POLICE COMMISSIONER Gary Griffith has distanced himself from the search at Express House saying he is out of the country and the running of the police service is solely in the hands of the acting Police Commissioner ACP Irwin Hackshaw.
Griffith, who is in London attending a commissioner’s conference, told Newsday that he found out about the search at the building “in between two goals Liverpool got.”
Griffith added that while he was out of the country, Hackshaw was in charge, and it would be improper for him to get involved in the running of the police while there was another active head of the service.
On Sunday, the Express published an article saying that Hackshaw was being probed by police in relation to suspicious banking transactions. Griffith said he received a file from the Financial Intelligence Unit (FIU) about the alleged misconduct and gave it to the Professional Standards Bureau (PSB). Usually, files of such nature are given to the Anti-Corruption Investigations Bureau (ACIB) and the Financial Intelligence Bureau (FIB), but Griffith said he opted to give it to the PSB. Subsequently, the information was leaked to Express.
On Wednesday, Griffith said, “An investigation must take place but focus on the police who breached the law and not the media.”
He pointed out that the various spats he has had with the media house has never reached to the point of a search. He said, however, that there was a breach of the law regarding the leaking of the information which carried a penalty of three years in prison that must be investigated.
Seven officers led by FIB head Supt Wendell Lucas searched the office of Express editor-in-chief Omatie Lyder looking for, according to sources inside the media house, “the source of the information.”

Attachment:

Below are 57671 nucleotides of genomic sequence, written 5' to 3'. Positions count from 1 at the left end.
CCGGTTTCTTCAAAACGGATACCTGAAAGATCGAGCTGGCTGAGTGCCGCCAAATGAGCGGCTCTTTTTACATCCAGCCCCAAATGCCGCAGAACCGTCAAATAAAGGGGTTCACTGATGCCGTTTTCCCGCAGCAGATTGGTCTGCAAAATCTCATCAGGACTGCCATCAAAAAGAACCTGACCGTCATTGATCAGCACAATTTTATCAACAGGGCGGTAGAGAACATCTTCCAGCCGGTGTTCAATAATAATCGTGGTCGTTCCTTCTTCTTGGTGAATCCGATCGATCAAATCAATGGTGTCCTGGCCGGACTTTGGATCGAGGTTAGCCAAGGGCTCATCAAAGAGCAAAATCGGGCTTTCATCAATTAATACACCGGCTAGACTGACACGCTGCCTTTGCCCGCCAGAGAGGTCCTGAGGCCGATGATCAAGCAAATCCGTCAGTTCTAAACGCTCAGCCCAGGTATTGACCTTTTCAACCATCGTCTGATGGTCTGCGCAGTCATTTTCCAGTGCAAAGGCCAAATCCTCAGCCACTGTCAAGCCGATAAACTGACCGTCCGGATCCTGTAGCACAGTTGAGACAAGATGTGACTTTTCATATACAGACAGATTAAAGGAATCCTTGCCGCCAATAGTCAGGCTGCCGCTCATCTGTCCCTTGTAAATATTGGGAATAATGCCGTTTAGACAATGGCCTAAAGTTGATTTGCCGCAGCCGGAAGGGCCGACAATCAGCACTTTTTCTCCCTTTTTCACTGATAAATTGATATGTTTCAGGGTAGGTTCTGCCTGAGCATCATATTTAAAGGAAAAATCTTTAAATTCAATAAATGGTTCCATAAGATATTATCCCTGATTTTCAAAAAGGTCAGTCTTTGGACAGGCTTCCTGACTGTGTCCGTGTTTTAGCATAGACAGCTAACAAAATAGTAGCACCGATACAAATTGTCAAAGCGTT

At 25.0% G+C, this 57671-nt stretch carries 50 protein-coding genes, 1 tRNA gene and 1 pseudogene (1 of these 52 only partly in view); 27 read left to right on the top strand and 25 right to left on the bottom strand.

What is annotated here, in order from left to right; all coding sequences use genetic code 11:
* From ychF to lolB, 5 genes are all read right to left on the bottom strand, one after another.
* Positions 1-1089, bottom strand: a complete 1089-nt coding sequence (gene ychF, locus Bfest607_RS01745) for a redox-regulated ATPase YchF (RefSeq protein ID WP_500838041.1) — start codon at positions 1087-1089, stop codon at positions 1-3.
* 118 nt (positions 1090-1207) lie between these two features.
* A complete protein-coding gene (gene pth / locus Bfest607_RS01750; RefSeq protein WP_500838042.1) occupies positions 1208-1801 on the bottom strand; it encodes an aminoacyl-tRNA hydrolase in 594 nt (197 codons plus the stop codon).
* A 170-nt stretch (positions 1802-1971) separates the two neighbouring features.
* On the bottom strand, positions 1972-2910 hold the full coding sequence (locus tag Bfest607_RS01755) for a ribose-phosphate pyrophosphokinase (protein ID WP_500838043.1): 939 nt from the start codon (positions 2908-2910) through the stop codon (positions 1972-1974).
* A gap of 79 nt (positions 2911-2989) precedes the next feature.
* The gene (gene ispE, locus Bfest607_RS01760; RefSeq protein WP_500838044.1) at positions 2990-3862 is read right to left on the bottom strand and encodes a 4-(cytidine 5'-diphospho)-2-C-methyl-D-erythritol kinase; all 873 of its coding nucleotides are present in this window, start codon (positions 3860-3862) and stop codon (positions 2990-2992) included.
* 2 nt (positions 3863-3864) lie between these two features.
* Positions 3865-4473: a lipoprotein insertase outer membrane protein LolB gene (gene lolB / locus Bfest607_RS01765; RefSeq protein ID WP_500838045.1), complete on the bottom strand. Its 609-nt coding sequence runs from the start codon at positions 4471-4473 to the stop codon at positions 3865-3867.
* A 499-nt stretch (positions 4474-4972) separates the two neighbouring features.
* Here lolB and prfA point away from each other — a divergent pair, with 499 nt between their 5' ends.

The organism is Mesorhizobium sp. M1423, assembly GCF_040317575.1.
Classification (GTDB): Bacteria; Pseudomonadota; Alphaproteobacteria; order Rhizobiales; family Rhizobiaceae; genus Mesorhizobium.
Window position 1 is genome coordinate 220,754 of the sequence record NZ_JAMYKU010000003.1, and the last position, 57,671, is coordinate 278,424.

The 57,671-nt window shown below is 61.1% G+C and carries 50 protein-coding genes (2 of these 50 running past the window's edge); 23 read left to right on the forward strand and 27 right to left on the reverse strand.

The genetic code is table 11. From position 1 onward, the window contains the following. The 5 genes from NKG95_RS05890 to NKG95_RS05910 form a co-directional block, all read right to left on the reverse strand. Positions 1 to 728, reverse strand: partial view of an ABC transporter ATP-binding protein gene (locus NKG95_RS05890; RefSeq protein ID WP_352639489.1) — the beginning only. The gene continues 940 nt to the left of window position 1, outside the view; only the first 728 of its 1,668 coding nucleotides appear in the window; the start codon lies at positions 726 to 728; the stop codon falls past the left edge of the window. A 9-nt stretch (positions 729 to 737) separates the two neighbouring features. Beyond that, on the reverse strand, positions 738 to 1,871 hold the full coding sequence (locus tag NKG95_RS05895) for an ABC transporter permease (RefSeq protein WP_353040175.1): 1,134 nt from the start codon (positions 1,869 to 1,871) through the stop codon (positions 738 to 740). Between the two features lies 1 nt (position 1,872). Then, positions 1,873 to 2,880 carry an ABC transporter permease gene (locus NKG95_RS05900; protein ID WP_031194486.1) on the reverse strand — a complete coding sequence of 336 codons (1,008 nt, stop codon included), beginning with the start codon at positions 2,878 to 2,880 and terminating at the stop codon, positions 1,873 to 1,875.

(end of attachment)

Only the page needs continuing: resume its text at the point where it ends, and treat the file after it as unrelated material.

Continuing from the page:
The officers had obtained a warrant from the Port of Spain Magistrates’ Court just after 4 pm and visited the media house shortly after. They spent two hours there and left empty handed saying it was a “police operation.”
In response to the police search president of the Media Association of TT Dr Sheila Rampersad said, “MATT is alarmed at this development.
"Journalists in receipt of information about wrong doing cannot be intimidated by police to reveal their sources. This also demonstrates the need for adequate whistle-blower legislation. We call on the Police Service Commission to insist on restraint by the TTPS whose members are named in the investigations.”
National Security Minister Stuart Young, in a media release, said he was awaiting information on the search.
“I have seen reports of what appears to be a Trinidad and Tobago Police Service (TTPS) search of a media house. I have not been provided with any information on this action by the TTPS nor have I been briefed on it. I believe in the protection of the freedom of press as well as the principle of media responsibility and would not condone a breach of either of these two principles.”
The Police Complaints Authority is investigating the contents of the report regarding Hackshaw and the allegations that he received several cheques from businessmen amounting to $2 million. They are also investigating the leak of that information to the Express.